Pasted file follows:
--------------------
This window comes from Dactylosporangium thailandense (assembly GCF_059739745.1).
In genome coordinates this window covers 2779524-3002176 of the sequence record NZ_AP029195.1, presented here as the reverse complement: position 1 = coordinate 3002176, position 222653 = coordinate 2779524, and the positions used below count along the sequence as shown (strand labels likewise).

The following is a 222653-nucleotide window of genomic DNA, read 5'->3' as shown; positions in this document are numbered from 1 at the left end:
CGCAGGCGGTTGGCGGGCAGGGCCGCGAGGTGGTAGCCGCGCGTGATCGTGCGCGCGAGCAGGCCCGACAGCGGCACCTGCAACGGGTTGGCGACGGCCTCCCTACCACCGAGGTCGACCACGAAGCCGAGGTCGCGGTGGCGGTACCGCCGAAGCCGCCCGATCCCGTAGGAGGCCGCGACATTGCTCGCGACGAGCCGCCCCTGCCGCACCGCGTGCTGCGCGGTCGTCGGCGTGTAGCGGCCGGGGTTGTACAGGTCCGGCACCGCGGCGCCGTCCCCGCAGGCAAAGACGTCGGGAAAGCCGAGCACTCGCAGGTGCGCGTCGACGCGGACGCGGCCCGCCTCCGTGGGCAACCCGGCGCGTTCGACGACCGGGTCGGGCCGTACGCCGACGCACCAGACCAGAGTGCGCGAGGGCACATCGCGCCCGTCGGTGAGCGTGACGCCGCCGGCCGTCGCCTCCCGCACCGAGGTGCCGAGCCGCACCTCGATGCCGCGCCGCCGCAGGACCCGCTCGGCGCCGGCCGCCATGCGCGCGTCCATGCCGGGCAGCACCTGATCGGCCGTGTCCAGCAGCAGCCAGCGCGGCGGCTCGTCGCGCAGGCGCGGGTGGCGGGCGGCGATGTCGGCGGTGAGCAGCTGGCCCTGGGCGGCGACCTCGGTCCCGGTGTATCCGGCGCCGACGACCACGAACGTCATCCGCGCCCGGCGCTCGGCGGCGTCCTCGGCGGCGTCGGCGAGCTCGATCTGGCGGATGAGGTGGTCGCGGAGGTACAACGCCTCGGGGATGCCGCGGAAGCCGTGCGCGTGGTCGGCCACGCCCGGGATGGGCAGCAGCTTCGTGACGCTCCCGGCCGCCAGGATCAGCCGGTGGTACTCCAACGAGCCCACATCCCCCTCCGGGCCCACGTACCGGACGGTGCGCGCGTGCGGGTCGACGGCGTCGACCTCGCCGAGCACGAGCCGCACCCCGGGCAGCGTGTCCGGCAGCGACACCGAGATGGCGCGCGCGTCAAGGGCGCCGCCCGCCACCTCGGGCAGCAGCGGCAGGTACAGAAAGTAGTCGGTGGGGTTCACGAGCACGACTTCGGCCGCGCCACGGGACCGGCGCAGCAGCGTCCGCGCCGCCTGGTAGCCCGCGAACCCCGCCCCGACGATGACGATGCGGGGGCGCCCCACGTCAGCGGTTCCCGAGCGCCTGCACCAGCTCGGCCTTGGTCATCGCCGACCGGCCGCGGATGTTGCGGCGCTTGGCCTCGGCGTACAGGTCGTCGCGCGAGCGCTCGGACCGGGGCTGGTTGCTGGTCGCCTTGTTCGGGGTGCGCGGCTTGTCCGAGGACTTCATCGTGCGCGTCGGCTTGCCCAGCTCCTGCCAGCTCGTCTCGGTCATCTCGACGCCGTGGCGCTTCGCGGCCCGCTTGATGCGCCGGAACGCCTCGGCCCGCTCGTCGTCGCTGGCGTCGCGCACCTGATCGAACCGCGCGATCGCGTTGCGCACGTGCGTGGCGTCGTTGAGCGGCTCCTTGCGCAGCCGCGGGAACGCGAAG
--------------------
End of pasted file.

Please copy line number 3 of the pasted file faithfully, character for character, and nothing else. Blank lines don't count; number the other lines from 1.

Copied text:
The following is a 222653-nucleotide window of genomic DNA, read 5'->3' as shown; positions in this document are numbered from 1 at the left end: